Clause 28 - Functions of the CMA under this Part: general provisions

Part of United Kingdom Internal Market Bill – in the House of Commons at 5:45 pm on 15th September 2020.

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Photo of Paul Scully Paul Scully Parliamentary Under-Secretary (Department for Business, Energy and Industrial Strategy), Minister of State (London) 5:45 pm, 15th September 2020

That is why I am going through the clauses and amendments at Committee stage to keep the focus on what is so important—what businesses expect us to do. I will not go through all the clauses, for reasons of brevity, but I am happy to follow up with anybody who wants to do that as we go through the rest of the Bill’s stages.

Amendment 30 would require the Secretary of State to obtain the agreement of the devolved Administrations before the Secretary of State specifies the level of financial penalties in secondary legislation in cases of non-compliance with the information-gathering requirements of the CMA. I am happy to reassure the Committee that the Government are committed to not taking any steps to bring the financial penalties into effect by commencing the clause until there is clear and credible evidence that there is a need to do so to enable the CMA to fulfil its internal market functions under the Bill. The amendment would also require the Secretary of State to consult with other relevant persons before making the necessary regulations. I want to confirm that the devolved Administrations would be consulted as other persons the Secretary of State considers appropriate, so they do fit within that.

On new clause 2, we are committed to maintaining high standards across the UK. That is absolutely vital. There are effectively two strands of this debate: first, the devolved Administrations; and secondly, concern—understandable concern—about standards. We have said repeatedly that we are committed to maintaining high standards across the UK, so I am pleased to have the opportunity to set out how we are already working with the devolved Administrations to ensure that this will be done.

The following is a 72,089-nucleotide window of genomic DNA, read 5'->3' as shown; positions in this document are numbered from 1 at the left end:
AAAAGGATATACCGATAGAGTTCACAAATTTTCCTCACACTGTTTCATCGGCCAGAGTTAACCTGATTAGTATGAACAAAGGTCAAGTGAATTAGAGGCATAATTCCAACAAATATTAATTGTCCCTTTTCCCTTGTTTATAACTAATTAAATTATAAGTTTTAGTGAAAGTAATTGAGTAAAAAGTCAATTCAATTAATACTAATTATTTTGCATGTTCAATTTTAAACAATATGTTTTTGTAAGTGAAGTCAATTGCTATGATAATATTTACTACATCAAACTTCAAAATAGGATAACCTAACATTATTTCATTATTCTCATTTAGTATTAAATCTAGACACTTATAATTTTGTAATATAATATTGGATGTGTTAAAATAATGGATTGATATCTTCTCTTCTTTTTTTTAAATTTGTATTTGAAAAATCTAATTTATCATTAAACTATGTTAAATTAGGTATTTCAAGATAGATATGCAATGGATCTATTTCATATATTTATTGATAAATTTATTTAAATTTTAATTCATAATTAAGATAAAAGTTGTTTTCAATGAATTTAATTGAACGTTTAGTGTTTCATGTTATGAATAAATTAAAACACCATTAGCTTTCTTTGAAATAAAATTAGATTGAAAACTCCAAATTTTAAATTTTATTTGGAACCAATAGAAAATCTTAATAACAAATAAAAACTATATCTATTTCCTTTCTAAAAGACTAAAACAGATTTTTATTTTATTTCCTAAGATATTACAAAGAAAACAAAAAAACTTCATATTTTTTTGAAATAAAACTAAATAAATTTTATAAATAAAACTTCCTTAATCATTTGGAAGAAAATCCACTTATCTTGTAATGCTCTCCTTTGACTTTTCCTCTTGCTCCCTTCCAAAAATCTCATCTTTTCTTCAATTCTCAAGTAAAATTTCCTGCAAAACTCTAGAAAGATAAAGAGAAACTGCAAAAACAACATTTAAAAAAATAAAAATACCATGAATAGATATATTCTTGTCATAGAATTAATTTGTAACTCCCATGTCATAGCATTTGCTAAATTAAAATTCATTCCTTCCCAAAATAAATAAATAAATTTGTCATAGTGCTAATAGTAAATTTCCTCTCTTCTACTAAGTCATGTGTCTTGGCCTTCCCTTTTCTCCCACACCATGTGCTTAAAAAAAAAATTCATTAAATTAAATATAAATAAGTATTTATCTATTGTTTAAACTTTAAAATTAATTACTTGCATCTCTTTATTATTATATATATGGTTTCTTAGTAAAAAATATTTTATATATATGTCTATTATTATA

I thank the hon. Members for Nottingham East (Nadia Whittome) and for Cynon Valley (Beth Winter) for their passionate remarks in favour of common frameworks and the high standards that we have here in the UK. The new clause, though, seeks to fundamentally alter the nature of the common frameworks programme, the design of which was agreed by the UK Government and devolved Administrations in October 2017 at the Joint Ministerial Committee on EU Negotiations. The principles agreed made it clear that the common frameworks are based on consensus and are designed to establish continuing dialogue between the UK Government and devolved Administrations. This dialogue facilitates policy development in a range of policy areas where powers returning from the EU intersect with devolved competence.

My hon. Friend the Member for North East Bedfordshire rightly asked what underpins those common frameworks. Common frameworks provide an agreed approach to ensuring regulatory coherence across the UK in specific policy areas where powers are returning from the EU and intersect with devolved competence. The Bill, on the other hand, works alongside these common frameworks to provide a broader structural underpinning, and offers additional protections to the status quo of UK trade, ensuring certainty for businesses and investors in the form of a backstop—if I may say that—of regulatory coherence. The UK Government continue to work closely and constructively with the devolved Administrations. It would not be appropriate to create a legislative underpinning for UK common frameworks because this is about consultation, collaboration and working together with the Administrations rather than legislating to push them to do so.

In conclusion, in the debate we have had today, we started off with some misunderstandings about common frameworks—we have five frameworks coming before Christmas, including for food standards. We have talked about whether water and the national health service were at risk in Scotland, both of which are not within the scope of the Bill. This is really important: when one starts reading the Bill, one has to get to the last page, because that is where the schedule of exclusions is. It is important to do that, before we posture here in this House about something. As I say, businesses are crying out, “Do not do the politics. Let us trade across the UK.” That is what they are crying out for. That is what they want. So I hope that the amendments will be not be pressed and then we can get on with getting this Bill through the House.